One of the worst examples of financial malware appears to have fallen silent after operators were reportedly arrested in Moscow after a rare raid by the Federal Security Service of the Russian Federation (FSB).
Reuters reports Russian police raided Moscow film studio 25th Floor and a neighbouring office in November. Western law enforcement authorities are apparently aware of the incident but Moscow has kept mum with requests to the FSB for comment unanswered at the time of writing.
The Register has inquired with police and threat intelligence sources previously tracking the malware group.
Little is known about the gang behind the Dyre malware. It is understood to have links to the FBI's most wanted cyber criminal Evgeniy Mikhailovich Bogachev aka Slavik ,who switched over to the crimeware after his pet project Gameover was take down in raids by authorities.
The malware is an advanced trojan capable of evading white hat analysis tools and antivirus products and was spreading rapidly last year. But Dyre became less so as 2015 wore on, then fell silent in November.
It is known to be responsible for inflicting tens of millions of dollars in damages to Western banks and businesses in the US, the UK, and Australia, spreading through dozens of separate spam and phishing campaigns since June 2014.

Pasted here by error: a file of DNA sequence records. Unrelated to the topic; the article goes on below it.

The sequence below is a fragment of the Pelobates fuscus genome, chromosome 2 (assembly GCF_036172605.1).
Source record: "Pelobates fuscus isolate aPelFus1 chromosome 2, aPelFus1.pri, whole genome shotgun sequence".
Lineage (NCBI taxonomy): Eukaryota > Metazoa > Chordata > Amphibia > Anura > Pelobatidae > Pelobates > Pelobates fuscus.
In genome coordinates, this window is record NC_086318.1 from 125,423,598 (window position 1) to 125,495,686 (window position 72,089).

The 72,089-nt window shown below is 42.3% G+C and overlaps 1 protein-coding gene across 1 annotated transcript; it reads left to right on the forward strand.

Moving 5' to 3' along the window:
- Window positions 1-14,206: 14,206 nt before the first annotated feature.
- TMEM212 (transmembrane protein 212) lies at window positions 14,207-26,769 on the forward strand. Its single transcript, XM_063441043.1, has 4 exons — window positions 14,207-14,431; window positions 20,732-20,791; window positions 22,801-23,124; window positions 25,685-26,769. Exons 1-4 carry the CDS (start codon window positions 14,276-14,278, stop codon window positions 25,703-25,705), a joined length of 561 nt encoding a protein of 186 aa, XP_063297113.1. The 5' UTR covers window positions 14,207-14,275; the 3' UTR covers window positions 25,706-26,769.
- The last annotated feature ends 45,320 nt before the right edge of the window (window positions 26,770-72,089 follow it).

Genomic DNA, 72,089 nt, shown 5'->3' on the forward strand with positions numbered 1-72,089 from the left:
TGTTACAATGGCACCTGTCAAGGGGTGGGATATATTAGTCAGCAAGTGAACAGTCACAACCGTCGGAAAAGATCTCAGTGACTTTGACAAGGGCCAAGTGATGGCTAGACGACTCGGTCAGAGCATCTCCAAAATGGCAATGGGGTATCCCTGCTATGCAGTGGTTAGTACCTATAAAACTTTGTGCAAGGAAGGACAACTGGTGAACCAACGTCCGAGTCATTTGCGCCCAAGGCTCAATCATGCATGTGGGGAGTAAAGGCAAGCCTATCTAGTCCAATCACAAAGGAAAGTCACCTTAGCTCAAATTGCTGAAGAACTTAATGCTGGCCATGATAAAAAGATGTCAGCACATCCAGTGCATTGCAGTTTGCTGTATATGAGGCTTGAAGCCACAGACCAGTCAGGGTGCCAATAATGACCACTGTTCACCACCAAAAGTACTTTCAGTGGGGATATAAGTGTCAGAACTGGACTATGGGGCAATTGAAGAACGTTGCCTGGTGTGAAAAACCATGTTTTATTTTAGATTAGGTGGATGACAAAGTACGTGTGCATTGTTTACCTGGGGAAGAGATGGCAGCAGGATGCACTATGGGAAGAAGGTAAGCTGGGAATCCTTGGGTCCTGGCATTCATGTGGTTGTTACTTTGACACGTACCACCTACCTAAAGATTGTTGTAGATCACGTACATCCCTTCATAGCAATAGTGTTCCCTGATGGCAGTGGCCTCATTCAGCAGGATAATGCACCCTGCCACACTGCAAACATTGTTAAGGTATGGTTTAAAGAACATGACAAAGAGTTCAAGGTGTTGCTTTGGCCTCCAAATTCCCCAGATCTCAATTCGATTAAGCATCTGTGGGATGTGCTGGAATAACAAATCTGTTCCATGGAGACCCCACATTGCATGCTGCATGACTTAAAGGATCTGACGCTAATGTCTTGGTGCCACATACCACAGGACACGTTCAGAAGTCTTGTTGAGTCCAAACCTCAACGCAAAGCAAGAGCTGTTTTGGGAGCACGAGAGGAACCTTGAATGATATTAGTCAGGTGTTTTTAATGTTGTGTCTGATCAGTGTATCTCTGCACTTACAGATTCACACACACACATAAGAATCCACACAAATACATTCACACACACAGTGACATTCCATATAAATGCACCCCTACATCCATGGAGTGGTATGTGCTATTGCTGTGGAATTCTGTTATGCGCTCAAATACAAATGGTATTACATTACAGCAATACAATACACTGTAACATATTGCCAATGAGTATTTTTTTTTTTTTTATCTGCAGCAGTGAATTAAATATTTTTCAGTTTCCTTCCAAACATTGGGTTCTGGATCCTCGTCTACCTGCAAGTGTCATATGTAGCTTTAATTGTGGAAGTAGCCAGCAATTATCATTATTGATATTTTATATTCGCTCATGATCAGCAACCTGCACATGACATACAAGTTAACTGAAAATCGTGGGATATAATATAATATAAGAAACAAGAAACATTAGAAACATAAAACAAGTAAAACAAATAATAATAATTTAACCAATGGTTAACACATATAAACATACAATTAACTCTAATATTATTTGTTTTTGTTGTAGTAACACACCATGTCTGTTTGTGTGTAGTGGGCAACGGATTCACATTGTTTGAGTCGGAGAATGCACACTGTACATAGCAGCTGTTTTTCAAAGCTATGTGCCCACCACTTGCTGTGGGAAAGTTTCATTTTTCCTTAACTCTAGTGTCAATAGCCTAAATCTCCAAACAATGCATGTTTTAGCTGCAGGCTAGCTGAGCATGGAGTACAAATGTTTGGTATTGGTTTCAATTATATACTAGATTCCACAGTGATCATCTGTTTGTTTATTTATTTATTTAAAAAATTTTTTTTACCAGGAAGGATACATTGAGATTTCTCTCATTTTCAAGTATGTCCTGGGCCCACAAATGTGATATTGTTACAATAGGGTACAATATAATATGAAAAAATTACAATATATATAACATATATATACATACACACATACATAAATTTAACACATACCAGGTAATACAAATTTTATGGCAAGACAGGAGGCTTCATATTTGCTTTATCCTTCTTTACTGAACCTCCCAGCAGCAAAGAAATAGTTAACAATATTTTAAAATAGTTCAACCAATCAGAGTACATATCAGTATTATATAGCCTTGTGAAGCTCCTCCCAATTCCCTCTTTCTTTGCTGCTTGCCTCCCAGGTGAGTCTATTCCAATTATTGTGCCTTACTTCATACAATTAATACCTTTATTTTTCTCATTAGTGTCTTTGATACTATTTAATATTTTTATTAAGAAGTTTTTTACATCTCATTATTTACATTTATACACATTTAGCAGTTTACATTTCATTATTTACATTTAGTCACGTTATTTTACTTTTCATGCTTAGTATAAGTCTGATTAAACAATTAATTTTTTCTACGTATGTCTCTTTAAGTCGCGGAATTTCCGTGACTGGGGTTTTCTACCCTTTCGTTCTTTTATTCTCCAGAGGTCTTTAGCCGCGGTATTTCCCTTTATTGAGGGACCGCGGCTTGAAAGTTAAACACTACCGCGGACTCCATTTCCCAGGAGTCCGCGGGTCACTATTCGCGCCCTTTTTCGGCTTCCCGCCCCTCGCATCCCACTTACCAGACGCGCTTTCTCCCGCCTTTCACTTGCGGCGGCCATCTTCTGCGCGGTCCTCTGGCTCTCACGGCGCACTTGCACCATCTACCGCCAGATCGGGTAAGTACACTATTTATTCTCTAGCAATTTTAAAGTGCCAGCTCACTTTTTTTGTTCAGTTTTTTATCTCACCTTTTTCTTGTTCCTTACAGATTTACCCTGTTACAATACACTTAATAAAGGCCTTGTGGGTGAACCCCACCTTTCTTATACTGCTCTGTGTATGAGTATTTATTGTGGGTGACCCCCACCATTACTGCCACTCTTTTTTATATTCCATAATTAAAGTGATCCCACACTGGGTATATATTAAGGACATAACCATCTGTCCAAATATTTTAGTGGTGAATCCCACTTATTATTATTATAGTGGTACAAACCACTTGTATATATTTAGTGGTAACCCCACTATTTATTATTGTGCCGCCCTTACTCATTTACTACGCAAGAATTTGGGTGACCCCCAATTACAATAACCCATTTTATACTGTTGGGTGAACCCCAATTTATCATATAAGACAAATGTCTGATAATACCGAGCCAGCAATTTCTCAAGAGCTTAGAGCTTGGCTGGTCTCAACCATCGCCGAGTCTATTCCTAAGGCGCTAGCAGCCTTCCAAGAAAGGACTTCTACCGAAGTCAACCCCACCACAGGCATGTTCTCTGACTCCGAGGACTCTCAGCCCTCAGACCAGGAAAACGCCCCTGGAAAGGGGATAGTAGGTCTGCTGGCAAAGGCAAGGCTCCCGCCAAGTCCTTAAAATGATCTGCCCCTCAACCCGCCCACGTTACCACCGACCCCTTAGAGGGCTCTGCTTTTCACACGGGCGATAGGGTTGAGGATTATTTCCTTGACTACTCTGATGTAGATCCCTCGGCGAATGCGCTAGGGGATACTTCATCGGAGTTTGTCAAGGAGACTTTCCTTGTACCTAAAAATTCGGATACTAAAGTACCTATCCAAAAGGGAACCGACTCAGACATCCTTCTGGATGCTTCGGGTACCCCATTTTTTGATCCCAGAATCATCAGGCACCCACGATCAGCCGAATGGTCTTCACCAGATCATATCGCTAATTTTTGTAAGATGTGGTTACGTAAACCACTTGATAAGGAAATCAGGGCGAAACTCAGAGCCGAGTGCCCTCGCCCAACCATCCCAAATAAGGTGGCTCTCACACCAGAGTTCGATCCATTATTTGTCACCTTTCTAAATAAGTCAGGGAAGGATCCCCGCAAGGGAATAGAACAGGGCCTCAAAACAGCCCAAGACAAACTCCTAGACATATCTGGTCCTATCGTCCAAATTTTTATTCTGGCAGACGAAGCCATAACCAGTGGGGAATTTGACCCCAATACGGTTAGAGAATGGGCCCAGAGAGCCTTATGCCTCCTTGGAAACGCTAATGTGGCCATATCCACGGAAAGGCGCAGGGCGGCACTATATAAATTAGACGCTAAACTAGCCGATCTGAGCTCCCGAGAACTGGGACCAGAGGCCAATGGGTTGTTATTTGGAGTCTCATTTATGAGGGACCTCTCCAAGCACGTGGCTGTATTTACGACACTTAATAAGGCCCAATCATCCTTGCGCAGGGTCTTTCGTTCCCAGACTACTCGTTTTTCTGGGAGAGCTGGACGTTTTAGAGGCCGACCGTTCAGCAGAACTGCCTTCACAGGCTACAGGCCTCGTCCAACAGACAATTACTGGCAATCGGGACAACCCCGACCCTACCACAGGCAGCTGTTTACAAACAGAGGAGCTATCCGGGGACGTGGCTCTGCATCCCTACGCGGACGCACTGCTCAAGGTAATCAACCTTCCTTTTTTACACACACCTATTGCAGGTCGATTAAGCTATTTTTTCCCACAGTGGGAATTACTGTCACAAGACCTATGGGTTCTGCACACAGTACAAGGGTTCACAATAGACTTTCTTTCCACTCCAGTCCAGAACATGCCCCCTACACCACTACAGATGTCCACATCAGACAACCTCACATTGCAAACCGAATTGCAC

In May Dyre was fingered for stealing some US$5.5 million from budget carrier RyanAir and has fleeced individual businesses of up to $1.5 million each in large scale wire transfers using stolen online banking credentials.
IBM analysis shows the Dyre activity flatlined in November after a steady decline since October. Sudden silence from malware operators is generally a hallmark of arrests in the cybercrime world but an intentional hiatus it is not without precedent.
Researchers from Russia's Kaspersky Labs reported the Carbanak gang had resumed campaigns with renewed gusto after falling silent for five months last year during which time analysts assumed the gang had disbanded.
IBM security expert Limor Kessem suggests the death in activity gives credibility to the possible arrests.
"It has been close to three months now since Dyre went silent," Kessem says.
"This in and of itself could have been a pause taken by its operators, an occurrence that happens from time to time.
"But cybercrime gangs like Dyre do not typically stay out of the game for three whole months unless they are in trouble."
Kessem says the arrests if confirmed would be one of the most significant in Russia's history.
"A world without Dyre would definitely be safer for the financial sector in just about every country where the malware regularly attacked banks," she says. "But Dyre’s absence will also give a bigger market share to other malware." ®